Beyond corroding my mental equilibrium, winter brings about the demise of my vehicle, which I blame on my father since he has instilled in my mind a fear of black ice that is allayed only by driving exclusively in four-wheel drive from Halloween till Memorial Day. Inevitably, my car breaks down as it only does in winter, sending me to the place I dread more than Purgatory or the return line at Walmart.
My loathing for the mechanic has amplified as my car has aged. When I first bought the Jeep, a very slippery salesman forced me into purchasing a comprehensive repair plan. Because he said words that I should known better than to believe, words such as bumper-to-bumper and lifetime warranty, I have taken to breezing into the dealer as though I’m the CEO of Chrysler. I toss my paperwork on the desk and say with a disinterested flip of my hair, “I’m covered, so do what you must.”
I like to be armed with a few verses of vehicular jargon so the mechanic won’t take advantage of me, like Diane Sawyer warned all women of in the early 90s. A typical monologue sounds like this, “I was cruising along when I noticed the ESP light illuminated on the dash. I pulled over to check under the hood. I could tell my spark plugs were fine because, you know, they weren’t sparking. I know the tranny is in good shape since I changed the fluids and flushed the system myself last week. For fun. See what you find.”
The man barely glances at me from behind his grease-smeared computer.
“And,” I begin cautiously. “Carburetor.”
He raises his eyebrows in a way that beckons for more information.
“That’s it,” I mutter. “Just carburetor.”
Then I saunter off to the waiting room after calling over my shoulder, “I’ll be reading some Motor Trend if you need me.”
The waiting room is packed with men, most of whom are actually reading auto magazines or are gazing through the window, acting as though they possess X-ray vision to bore into the garage so that they know exactly what the mechanics are doing to their car. They know what a carburetor is. They also know that ESP has something to do with steering correction rather than the ability to bend a fork, which incidentally, I’d be able to do sooner than identify a carburetor. I urge the kids to play with the one dejected toy that resides in the waiting room. It holds their focus for a few beats until they discover the vending machine. They turn their attention to straining to extract the low-hanging candy bars by forcing their bodies into the mouth of the machine. I consider telling them to stop, but allow it in hopes that the mechanic responsible for tallying my bill will read the scene as child hunger and poverty.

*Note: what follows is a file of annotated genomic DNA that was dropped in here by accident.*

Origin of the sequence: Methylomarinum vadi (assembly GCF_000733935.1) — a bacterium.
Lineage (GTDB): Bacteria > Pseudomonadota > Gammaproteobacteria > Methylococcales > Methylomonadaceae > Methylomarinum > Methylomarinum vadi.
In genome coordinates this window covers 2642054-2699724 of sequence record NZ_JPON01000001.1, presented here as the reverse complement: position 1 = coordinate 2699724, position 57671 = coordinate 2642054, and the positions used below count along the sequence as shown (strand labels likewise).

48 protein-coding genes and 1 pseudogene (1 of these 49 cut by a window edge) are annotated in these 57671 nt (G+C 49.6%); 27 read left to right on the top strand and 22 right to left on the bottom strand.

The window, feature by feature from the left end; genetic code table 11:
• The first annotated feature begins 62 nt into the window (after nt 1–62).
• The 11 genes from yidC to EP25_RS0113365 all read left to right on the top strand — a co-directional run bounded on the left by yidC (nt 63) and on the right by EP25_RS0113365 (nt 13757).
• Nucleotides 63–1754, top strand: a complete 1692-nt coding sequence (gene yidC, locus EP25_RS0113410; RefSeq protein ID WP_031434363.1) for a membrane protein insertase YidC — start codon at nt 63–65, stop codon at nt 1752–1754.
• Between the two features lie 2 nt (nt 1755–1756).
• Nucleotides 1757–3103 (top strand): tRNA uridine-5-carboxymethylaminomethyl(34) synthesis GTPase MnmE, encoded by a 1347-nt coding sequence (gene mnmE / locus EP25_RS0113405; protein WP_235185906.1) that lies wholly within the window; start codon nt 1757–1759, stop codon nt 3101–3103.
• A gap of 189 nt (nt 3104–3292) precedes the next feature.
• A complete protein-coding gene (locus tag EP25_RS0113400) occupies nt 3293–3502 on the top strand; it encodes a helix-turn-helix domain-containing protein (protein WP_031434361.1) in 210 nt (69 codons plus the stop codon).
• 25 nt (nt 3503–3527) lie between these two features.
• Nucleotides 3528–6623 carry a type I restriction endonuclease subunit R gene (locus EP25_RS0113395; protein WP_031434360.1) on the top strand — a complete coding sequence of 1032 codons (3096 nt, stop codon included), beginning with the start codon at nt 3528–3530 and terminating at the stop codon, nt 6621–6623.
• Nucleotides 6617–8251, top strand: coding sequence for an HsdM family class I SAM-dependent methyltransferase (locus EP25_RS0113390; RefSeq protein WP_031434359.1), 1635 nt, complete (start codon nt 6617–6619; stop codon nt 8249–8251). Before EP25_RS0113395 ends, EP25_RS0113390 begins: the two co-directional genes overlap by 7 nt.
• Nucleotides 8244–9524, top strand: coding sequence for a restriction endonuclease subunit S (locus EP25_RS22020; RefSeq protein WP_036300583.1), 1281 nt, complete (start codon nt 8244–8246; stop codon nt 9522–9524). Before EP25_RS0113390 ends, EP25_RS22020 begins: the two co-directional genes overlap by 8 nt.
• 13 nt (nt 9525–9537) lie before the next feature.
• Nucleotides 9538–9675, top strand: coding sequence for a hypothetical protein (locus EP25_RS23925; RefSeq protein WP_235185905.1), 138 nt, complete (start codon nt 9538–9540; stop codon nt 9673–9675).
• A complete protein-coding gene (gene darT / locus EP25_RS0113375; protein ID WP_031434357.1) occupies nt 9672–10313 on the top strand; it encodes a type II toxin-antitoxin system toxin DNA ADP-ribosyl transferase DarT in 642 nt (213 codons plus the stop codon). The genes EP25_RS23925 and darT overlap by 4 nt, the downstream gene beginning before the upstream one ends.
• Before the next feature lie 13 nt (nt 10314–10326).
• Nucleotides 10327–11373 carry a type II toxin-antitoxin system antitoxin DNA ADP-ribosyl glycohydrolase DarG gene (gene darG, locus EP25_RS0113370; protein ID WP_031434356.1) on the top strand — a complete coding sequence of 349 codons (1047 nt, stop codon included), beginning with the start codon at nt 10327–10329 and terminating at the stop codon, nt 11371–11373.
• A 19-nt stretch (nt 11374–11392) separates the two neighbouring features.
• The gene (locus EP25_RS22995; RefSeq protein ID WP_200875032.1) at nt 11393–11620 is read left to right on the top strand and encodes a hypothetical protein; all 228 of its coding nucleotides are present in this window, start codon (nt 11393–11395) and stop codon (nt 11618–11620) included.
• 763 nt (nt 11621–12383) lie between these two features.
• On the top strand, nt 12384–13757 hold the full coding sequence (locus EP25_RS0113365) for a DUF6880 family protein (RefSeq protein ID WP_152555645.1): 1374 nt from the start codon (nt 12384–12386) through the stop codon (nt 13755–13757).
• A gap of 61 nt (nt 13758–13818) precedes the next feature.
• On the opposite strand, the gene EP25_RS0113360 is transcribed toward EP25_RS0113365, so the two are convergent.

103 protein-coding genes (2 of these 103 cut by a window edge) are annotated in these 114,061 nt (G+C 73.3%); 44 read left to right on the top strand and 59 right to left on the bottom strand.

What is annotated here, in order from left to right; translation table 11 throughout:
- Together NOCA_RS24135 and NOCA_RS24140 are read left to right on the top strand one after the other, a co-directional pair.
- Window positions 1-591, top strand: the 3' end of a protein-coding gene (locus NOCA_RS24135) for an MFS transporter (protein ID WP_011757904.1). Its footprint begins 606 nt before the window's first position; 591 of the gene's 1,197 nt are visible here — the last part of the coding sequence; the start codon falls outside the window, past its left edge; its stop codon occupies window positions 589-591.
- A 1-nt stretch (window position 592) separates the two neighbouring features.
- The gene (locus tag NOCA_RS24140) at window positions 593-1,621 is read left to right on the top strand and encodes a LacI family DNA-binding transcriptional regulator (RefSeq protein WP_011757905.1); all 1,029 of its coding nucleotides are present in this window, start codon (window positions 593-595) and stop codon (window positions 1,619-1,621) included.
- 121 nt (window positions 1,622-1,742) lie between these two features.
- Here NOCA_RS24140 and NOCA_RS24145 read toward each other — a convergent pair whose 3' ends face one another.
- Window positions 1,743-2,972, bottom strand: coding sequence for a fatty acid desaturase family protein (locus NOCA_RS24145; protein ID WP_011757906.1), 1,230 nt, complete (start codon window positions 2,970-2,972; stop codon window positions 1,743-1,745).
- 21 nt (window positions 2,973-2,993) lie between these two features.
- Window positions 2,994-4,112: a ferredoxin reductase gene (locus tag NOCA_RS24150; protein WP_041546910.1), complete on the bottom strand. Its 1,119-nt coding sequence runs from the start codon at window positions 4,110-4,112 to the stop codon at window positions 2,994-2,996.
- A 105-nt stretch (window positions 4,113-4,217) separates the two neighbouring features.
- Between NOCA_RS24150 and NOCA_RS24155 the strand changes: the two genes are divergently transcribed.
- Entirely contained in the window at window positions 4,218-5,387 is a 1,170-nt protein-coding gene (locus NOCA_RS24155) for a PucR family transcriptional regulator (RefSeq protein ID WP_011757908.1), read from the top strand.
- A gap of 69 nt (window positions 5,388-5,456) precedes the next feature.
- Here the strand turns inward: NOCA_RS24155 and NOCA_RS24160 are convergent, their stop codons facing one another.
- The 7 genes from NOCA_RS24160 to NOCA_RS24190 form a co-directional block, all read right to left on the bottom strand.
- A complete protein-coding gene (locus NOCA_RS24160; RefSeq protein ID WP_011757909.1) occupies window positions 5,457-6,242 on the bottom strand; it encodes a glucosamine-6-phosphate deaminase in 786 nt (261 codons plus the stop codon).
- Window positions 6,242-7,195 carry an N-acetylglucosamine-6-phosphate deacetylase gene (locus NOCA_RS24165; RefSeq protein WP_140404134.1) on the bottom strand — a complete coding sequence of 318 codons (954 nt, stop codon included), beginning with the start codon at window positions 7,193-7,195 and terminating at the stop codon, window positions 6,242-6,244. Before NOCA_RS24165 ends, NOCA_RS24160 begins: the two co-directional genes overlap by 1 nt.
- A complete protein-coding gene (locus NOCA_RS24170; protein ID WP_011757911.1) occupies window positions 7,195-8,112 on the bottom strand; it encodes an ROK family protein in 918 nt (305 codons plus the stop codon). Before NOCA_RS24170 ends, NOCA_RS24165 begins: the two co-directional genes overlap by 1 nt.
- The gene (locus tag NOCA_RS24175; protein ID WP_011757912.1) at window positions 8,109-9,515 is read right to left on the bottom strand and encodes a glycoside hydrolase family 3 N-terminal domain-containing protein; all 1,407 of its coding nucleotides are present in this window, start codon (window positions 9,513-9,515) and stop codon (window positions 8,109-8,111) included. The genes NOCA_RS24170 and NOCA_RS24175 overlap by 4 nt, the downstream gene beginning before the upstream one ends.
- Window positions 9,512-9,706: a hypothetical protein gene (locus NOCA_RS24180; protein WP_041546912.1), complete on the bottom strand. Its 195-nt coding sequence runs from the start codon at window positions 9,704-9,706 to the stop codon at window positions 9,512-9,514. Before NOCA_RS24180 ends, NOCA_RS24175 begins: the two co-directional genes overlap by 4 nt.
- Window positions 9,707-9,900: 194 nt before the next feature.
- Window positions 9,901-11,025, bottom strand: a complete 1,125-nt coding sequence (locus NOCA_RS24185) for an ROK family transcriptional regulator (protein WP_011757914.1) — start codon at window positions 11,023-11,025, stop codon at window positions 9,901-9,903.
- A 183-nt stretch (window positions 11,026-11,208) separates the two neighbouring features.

We sit in the waiting area for what seems hours before I notice the red beacon of Rite Aid’s logo through the window. I gather up the kids and we slink across the parking lot into the store.
We wander the aisles without purpose, grateful to have returned to a land in which I know the indigenous people and customs. I immerse myself in the language of hair clarifiers and skin toners, relishing the ease with which I can choose products I need and dismiss those I don’t.
I find myself recommending brands to strangers just to feel knowledgeable about something, anything, again.
Just as I begin to grab a second cart to fill, my phone rings. It is the dealer, beckoning us back to settle the bill. Not surprisingly my service plan has covered nothing. I meekly attempt to negotiate, but the kids have released the contents of the Poland Spring water tank onto the waiting room floor. I curse under my breath as I carry three water-logged children to the vehicle that has bankrupted us.
As I drive away I notice that it has begun to snow. The first flakes of winter. I massage my temples and summon the serenity prayer of women having to deal with their vehicles:
God, grant me the serenity to accept the things I cannot change, courage to change the things I can, and wisdom to know the difference between a transmission and a carburetor.